Whether cruising all the way to S.E. Alaska or a shorter trip along the beautiful Inside Passage through British Columbia, most small vessel owners, power or sail, will have understandable and common concerns about the cruise.
1. One of the first concerns is the worthiness of the vessel as pertains to two major issues, namely safety and comfort. I have been cruising for close to 40 years in the Pacific Northwest typically spending two to three months traveling along the Inside Passage in our 32' powerboat. In general, the larger the vessel, one can expect greater safety and comfort both. Yet, most boaters start with a small vessel taking short trips and with time and experience add destinations further north. So, what is a 'safe' vessel?
By definition I would propose that a vessel in reasonable seaworthy shape that is skippered by an experienced and knowledgeable captain and crew could travel the Inside Passage in safety almost regardless of the type of vessel or its size. Small sailboats have sailed around the world for years as have powerboats in the recent past. Thus, traveling in sheltered water along the coastline should not be a major concern for most boaters. Understanding tides and currents, being knowledgeable about weather, knowing how to cruise in thick fog, plot a route and how to anchor are other factors that should be thoroughly understood prior to undertaking a long distance cruise. Knowing the characteristics of ones vessel and its ability to handle stormy conditions is also a given.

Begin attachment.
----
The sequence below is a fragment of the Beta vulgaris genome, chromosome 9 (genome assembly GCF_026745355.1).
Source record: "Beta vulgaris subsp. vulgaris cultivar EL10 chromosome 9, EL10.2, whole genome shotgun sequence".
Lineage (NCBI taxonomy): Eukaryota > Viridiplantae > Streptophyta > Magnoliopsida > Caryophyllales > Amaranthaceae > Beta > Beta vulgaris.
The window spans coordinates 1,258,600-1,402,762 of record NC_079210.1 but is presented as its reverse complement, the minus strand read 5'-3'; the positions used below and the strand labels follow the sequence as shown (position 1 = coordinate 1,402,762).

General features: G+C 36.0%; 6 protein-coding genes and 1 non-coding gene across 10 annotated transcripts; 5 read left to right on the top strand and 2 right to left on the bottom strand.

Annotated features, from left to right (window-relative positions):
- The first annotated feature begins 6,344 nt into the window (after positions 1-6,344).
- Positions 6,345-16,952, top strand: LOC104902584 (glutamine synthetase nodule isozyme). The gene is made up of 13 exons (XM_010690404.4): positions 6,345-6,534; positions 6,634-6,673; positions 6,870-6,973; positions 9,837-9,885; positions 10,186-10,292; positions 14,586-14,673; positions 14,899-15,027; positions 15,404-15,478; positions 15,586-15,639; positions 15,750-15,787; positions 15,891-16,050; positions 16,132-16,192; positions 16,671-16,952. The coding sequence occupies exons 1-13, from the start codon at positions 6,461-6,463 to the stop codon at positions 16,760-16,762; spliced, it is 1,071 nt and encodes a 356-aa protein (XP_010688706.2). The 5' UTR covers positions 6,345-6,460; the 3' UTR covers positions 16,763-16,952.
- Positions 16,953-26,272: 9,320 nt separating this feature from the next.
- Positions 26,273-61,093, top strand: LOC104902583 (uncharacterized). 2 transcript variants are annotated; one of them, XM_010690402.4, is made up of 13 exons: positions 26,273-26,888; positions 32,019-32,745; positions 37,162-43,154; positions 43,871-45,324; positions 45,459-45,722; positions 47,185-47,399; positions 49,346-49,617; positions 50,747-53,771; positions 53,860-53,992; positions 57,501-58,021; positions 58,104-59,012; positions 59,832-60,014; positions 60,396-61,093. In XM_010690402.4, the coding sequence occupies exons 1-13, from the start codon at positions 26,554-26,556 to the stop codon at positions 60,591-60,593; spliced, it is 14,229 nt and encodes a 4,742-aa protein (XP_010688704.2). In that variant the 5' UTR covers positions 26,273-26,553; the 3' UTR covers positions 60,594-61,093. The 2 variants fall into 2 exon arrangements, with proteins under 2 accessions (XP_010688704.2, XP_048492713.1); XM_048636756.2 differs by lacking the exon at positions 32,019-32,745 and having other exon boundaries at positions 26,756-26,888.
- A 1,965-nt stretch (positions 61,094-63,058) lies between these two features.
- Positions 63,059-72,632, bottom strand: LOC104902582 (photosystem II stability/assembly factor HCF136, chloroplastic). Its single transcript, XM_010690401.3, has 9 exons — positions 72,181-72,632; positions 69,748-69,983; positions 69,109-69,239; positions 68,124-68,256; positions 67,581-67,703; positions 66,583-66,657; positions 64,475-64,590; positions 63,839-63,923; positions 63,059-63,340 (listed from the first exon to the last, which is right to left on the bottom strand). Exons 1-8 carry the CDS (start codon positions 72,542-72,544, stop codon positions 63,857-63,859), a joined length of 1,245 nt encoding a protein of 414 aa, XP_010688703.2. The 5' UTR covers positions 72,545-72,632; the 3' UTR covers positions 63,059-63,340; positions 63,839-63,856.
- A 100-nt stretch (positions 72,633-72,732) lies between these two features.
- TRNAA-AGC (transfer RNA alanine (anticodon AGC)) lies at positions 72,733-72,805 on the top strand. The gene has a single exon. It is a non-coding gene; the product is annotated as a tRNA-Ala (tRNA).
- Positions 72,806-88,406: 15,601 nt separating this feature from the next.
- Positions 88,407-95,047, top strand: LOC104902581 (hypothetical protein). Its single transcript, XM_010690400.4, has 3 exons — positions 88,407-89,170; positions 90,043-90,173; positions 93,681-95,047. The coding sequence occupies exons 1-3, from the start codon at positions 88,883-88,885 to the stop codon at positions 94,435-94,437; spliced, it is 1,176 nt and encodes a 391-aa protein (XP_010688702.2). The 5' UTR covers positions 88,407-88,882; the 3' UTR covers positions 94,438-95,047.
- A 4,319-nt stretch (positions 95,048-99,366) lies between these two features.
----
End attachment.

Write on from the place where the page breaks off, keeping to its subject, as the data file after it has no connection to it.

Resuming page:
My recommendation for cruising the distance to S.E. Alaska is to have a well found vessel, have local cruising experience and leave the dock sooner in your life than later. Too often we have prior conditions that impact our choices making major adventures in life very difficult to experience. For instance, monetary concerns impact the size, type, age and condition of the vessel itself. Too often boaters think that they just have to have a ' better' boat or 'more' equipment, or more money in the bank to undertake a major cruise. Let's face it, when sitting in a nursing home someday will you be able to talk fondly of the experiences you've had in your lifetime or the amount of money in your bank account, how often you purchased a new car, the size of your home, or the length of your boat? I hope you will agree that 'things' can be replaced, but memories can never be.